While the work week is shortening, the pay isn’t. So any county government employees who were previously working a 32-hour work week will now see a bump up in pay as well.

For Stephane Stookey, who was already working a 32-hour work week, that pay increase was incentive enough to stay in her position as lead public health nurse in the county’s Health and Community Services department.

Feeling like she was being priced out of living on the island due to inflation and wanting to raise her daughter closer to her family in Michigan, Stookey said she was heavily debating leaving her county job, but abandoned those plans when she heard that she will receive a pay increase.

“Because the cost of living has skyrocketed so much, what had been a really decent, for public health, job had become me going back to kind of living paycheck to paycheck again,” Stookey said.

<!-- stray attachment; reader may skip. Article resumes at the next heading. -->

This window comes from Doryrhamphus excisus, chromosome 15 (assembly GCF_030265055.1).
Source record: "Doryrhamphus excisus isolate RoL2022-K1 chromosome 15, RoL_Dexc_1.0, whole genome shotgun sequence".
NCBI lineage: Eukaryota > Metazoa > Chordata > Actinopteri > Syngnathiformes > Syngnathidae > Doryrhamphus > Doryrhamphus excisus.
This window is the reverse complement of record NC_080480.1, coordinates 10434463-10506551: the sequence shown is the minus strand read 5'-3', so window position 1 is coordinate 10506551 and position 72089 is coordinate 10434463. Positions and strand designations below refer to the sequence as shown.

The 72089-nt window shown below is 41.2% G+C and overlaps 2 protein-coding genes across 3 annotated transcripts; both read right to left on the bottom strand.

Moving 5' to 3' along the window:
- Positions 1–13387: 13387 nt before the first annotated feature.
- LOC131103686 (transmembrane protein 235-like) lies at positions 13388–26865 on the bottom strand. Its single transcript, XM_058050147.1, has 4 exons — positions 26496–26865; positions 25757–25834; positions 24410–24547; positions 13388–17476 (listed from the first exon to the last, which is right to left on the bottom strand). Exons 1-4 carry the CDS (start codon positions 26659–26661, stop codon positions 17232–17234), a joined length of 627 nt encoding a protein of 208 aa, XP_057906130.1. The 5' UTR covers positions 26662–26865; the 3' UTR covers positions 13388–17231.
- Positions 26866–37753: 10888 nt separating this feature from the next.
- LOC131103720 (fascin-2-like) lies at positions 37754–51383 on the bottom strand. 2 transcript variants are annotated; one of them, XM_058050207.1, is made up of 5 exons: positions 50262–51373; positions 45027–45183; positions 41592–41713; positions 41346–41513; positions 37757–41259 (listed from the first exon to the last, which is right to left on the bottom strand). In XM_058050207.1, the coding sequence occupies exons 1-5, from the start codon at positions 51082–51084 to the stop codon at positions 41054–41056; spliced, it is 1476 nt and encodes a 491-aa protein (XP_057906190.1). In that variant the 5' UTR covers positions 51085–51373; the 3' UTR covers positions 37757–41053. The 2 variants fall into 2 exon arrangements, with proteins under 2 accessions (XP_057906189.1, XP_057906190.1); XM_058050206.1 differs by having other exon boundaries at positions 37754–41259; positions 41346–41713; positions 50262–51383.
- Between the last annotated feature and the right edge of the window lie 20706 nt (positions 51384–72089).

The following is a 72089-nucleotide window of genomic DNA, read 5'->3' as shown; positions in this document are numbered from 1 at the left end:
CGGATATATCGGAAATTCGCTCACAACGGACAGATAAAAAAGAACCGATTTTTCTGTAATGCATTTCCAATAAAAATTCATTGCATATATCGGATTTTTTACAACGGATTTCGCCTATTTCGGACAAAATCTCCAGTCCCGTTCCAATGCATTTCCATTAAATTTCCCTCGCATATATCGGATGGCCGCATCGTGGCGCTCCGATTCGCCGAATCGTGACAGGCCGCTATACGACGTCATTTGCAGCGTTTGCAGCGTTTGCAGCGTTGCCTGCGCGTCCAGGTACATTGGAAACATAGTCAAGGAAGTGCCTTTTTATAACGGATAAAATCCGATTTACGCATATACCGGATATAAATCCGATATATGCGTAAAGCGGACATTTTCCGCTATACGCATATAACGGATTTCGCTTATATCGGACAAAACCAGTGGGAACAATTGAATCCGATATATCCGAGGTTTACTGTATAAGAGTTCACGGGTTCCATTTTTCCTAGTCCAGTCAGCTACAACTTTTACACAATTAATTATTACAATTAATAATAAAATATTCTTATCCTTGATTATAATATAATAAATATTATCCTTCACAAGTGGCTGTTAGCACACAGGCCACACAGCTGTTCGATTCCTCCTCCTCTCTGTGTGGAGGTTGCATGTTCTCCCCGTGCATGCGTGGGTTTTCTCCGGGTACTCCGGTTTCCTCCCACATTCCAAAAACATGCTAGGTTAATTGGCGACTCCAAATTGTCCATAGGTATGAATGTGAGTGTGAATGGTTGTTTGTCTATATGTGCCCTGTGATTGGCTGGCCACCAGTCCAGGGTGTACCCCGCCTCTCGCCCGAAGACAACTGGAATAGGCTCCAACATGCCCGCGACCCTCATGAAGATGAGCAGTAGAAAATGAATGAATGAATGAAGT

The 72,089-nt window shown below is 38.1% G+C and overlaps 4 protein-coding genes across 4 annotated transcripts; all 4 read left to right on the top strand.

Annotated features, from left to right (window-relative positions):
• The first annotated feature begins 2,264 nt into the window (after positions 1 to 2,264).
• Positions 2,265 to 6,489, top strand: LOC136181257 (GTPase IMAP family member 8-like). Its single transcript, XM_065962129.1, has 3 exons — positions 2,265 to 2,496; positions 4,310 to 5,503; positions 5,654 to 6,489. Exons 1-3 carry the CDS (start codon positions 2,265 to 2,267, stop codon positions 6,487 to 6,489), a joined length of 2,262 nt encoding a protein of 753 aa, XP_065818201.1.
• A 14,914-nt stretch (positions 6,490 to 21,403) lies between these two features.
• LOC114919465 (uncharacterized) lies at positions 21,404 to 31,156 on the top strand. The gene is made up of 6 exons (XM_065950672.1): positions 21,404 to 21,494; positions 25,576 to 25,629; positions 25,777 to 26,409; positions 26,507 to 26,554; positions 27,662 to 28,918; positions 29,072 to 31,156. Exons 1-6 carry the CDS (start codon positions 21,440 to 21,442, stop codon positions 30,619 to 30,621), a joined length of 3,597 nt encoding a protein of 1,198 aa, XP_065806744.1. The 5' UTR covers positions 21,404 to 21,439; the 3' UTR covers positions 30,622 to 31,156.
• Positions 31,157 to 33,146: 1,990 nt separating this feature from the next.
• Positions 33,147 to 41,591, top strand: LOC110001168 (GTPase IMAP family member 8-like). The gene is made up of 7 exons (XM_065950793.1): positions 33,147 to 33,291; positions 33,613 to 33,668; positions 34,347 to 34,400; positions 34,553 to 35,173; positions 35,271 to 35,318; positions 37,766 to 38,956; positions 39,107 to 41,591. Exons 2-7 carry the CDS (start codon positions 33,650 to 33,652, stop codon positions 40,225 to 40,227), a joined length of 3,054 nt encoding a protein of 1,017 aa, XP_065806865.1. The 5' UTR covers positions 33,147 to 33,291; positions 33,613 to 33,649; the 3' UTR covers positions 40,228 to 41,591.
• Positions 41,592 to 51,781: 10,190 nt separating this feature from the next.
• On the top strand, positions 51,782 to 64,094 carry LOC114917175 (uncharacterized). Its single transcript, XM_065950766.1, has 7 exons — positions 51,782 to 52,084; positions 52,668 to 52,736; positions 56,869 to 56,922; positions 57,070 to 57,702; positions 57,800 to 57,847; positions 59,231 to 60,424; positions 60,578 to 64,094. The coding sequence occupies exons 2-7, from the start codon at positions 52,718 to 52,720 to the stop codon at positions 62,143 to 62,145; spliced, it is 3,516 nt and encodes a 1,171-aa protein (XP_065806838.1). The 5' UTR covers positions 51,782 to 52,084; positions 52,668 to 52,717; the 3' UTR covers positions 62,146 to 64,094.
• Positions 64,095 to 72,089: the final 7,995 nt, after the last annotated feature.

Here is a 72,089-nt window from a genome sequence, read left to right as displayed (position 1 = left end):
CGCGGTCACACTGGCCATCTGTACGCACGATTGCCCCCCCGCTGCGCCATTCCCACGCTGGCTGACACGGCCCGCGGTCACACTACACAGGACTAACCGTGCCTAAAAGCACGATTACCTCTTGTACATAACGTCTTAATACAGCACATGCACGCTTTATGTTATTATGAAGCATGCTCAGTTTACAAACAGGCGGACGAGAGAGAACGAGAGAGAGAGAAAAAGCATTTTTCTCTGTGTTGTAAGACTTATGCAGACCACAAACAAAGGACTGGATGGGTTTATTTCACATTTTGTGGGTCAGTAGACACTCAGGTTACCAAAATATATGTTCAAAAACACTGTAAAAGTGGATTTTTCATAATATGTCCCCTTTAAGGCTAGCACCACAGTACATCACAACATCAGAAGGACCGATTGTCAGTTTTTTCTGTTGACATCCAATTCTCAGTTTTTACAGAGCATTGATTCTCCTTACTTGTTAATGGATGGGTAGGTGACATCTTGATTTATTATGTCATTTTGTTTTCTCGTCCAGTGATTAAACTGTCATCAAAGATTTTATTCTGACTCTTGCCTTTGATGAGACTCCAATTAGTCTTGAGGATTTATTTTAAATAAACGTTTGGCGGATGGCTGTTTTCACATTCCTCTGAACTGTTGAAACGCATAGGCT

“… As my husband and I are searching real estate listings, I heard about the idea … When I realized how much more my income would be — I would essentially be paid to work 40 hours while being able to remain at the 32 hours — that income leap … it just completely like blew all of that out of the water.”

Baird said the weekly schedule structure varies by department, but Stookey said she’s had a lot of flexibility in determining her hours, which she spaces out over three days. Stookey said the ability to have that flexibility is something she thinks will attract younger families to the county, which has an aging population, with about 35% of its residents over the age of 65.  The average across the country is about 16.8%.

“Now that everybody is aware of this, I have heard so much talk about like, ‘Oooh, I think I want a county job now,’” Stookey said.